In late 2015, Nicola headed into Hamilton’s Catherine North Studios to work with producer Dan Hosh (Whitehorse, City & Colour, Rose Cousins) on her sophomore EP, No Place to Call (spring 2016). Mastered by Elliott Brood’s Stephen Pitkin, the five-song EP is a move to a sound that Nicola feels fully defines her as an artist. On a base level, the songs are what many have come to know and love from Canadian folk music, but the vocal delivery and heavy instrumentation set Nicola apart.
Throughout No Place to Call, she employs the use of heavy textures and ambience coupled with emotionally-charged lyrics and vocal delivery. Nicola also uses the contrast of dark and light sounds to create a surface of calm, with undertones of commotion. Nicola explains, “No Place to Call is a work focused on atmosphere: I want the listener to feel as though they are surrounded by colour, while simultaneously allowing them to really feel the emotion that is clear in the songs.” The title, No Place to Call refers to a lack of being able to call anyone, or any place, home – a theme that is highly present throughout the recording.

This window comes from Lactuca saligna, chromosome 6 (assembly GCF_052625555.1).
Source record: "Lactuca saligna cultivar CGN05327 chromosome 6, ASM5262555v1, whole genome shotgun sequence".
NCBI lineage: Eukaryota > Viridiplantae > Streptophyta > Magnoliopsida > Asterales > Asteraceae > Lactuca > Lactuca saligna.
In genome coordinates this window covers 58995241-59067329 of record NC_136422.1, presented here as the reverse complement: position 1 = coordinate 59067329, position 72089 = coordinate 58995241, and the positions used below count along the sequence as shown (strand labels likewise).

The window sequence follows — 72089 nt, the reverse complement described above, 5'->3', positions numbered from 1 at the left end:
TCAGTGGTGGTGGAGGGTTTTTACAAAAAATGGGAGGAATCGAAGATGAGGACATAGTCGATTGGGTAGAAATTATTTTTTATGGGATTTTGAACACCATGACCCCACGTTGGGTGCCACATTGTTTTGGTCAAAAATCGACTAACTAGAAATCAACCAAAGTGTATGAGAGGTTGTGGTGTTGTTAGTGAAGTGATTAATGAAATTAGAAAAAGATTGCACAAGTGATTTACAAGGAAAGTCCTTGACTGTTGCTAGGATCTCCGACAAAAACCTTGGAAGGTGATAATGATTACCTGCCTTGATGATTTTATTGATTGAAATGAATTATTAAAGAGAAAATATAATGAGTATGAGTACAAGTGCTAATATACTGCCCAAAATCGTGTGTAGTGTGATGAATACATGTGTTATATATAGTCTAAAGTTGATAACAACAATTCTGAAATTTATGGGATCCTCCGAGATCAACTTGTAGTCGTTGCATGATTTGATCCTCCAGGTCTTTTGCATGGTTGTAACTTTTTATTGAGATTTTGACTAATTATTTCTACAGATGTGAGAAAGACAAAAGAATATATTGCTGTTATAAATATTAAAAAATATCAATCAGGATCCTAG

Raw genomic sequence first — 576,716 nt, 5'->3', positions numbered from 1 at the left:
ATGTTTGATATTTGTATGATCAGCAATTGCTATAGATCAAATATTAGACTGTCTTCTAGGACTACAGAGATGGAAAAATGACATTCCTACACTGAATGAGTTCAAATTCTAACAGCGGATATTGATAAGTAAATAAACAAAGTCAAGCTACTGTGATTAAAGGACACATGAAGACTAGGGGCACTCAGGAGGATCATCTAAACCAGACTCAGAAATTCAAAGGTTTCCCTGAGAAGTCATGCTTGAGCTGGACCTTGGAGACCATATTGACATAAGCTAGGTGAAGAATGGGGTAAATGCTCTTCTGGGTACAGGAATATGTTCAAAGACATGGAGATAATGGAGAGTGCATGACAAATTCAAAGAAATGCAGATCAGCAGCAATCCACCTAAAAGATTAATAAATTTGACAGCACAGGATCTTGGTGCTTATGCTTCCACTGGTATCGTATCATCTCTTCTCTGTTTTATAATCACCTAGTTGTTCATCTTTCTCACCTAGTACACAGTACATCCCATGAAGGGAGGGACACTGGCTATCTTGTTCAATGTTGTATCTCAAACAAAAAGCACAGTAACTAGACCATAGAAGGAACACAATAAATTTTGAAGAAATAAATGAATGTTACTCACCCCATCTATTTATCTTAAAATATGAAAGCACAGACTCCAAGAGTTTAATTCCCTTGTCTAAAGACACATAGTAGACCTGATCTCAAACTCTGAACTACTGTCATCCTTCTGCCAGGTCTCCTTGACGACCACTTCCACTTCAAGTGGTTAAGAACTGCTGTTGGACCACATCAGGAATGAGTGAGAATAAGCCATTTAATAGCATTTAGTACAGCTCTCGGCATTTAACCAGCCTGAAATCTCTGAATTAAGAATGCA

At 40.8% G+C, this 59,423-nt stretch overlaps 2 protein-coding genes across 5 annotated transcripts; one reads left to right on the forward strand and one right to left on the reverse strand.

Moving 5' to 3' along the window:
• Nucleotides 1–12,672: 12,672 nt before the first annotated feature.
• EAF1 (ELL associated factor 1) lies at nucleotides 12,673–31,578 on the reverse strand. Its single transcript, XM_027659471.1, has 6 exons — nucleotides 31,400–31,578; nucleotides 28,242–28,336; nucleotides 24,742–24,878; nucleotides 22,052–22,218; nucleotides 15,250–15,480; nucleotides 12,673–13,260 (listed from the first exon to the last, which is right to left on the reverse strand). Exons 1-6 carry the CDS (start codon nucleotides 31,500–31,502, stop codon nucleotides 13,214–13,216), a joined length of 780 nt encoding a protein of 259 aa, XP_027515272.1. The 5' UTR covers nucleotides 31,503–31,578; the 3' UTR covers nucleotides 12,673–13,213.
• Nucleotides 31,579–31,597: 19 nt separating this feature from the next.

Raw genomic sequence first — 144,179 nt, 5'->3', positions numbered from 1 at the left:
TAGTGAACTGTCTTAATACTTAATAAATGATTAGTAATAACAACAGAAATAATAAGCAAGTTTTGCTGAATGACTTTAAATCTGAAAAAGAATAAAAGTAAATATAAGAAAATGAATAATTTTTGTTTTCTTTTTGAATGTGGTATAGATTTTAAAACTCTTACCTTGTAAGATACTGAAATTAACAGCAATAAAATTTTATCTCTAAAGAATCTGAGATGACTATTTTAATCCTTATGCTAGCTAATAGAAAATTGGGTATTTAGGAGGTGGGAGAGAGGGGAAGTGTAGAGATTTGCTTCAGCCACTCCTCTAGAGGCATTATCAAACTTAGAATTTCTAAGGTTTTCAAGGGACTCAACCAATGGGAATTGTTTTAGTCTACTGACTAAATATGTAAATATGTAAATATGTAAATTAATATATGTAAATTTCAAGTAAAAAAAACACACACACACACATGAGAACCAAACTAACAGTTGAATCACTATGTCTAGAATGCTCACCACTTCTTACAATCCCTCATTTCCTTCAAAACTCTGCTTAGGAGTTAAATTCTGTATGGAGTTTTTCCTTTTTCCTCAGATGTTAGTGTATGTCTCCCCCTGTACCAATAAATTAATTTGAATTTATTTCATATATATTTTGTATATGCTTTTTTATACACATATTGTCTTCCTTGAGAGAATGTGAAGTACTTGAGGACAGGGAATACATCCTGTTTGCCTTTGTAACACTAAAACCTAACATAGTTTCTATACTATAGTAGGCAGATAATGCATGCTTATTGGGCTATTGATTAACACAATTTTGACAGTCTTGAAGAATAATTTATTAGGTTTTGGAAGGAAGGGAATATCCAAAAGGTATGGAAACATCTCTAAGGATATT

The first single, “Oh Marie” draws directly on this idea. Nicola presents the story of a character who seemingly has everything she needs in life, but still has a sense of emptiness. Marie abandons it all for a new life – something that so many have dreamed of, but few have the courage to pull off. “’Oh Marie’ is just as much about questioning how she could go through with her actions as it is about envying them, ” explains Nicola. While at times it may be ‘pretty,’ No Place to Call is anything but that: it is charged with emotion, grit and vulnerability.